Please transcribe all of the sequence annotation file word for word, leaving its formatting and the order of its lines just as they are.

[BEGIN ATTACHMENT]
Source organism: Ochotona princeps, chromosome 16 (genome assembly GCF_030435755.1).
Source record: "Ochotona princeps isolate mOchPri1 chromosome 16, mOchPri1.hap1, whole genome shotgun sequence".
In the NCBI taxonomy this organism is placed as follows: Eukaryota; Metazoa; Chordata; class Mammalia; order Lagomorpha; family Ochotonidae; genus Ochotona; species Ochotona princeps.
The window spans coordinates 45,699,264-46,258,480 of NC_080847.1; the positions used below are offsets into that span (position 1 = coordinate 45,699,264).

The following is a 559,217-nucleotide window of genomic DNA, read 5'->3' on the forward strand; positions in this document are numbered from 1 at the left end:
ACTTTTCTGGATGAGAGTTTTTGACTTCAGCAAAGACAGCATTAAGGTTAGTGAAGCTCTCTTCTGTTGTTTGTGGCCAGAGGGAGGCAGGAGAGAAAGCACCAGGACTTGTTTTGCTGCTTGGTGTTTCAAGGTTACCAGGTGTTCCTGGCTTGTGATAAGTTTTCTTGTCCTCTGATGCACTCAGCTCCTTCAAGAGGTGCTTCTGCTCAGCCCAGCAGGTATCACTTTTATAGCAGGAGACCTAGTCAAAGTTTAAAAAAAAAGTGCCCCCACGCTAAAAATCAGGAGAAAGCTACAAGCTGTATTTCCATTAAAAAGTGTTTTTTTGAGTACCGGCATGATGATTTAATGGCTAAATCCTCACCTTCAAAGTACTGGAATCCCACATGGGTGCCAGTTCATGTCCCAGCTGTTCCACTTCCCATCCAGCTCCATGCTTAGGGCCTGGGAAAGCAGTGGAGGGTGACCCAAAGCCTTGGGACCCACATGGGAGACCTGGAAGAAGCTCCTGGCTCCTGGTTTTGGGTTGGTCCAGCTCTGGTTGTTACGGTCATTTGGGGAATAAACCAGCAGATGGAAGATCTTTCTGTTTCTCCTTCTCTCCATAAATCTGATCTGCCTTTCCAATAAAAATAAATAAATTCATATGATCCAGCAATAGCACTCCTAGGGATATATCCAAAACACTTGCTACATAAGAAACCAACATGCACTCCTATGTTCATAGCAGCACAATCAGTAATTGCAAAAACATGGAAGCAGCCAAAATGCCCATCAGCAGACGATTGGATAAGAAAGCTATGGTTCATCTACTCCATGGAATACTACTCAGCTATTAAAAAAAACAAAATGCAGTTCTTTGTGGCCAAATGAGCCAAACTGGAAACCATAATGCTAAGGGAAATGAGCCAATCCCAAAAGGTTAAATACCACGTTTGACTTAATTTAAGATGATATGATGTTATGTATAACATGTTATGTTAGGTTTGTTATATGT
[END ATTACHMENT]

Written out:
Source organism: Ochotona princeps, chromosome 16 (genome assembly GCF_030435755.1).
Source record: "Ochotona princeps isolate mOchPri1 chromosome 16, mOchPri1.hap1, whole genome shotgun sequence".
In the NCBI taxonomy this organism is placed as follows: Eukaryota; Metazoa; Chordata; class Mammalia; order Lagomorpha; family Ochotonidae; genus Ochotona; species Ochotona princeps.
The window spans coordinates 45,699,264-46,258,480 of NC_080847.1; the positions used below are offsets into that span (position 1 = coordinate 45,699,264).

The following is a 559,217-nucleotide window of genomic DNA, read 5'->3' on the forward strand; positions in this document are numbered from 1 at the left end:
ACTTTTCTGGATGAGAGTTTTTGACTTCAGCAAAGACAGCATTAAGGTTAGTGAAGCTCTCTTCTGTTGTTTGTGGCCAGAGGGAGGCAGGAGAGAAAGCACCAGGACTTGTTTTGCTGCTTGGTGTTTCAAGGTTACCAGGTGTTCCTGGCTTGTGATAAGTTTTCTTGTCCTCTGATGCACTCAGCTCCTTCAAGAGGTGCTTCTGCTCAGCCCAGCAGGTATCACTTTTATAGCAGGAGACCTAGTCAAAGTTTAAAAAAAAAGTGCCCCCACGCTAAAAATCAGGAGAAAGCTACAAGCTGTATTTCCATTAAAAAGTGTTTTTTTGAGTACCGGCATGATGATTTAATGGCTAAATCCTCACCTTCAAAGTACTGGAATCCCACATGGGTGCCAGTTCATGTCCCAGCTGTTCCACTTCCCATCCAGCTCCATGCTTAGGGCCTGGGAAAGCAGTGGAGGGTGACCCAAAGCCTTGGGACCCACATGGGAGACCTGGAAGAAGCTCCTGGCTCCTGGTTTTGGGTTGGTCCAGCTCTGGTTGTTACGGTCATTTGGGGAATAAACCAGCAGATGGAAGATCTTTCTGTTTCTCCTTCTCTCCATAAATCTGATCTGCCTTTCCAATAAAAATAAATAAATTCATATGATCCAGCAATAGCACTCCTAGGGATATATCCAAAACACTTGCTACATAAGAAACCAACATGCACTCCTATGTTCATAGCAGCACAATCAGTAATTGCAAAAACATGGAAGCAGCCAAAATGCCCATCAGCAGACGATTGGATAAGAAAGCTATGGTTCATCTACTCCATGGAATACTACTCAGCTATTAAAAAAAACAAAATGCAGTTCTTTGTGGCCAAATGAGCCAAACTGGAAACCATAATGCTAAGGGAAATGAGCCAATCCCAAAAGGTTAAATACCACGTTTGACTTAATTTAAGATGATATGATGTTATGTATAACATGTTATGTTAGGTTTGTTATATGT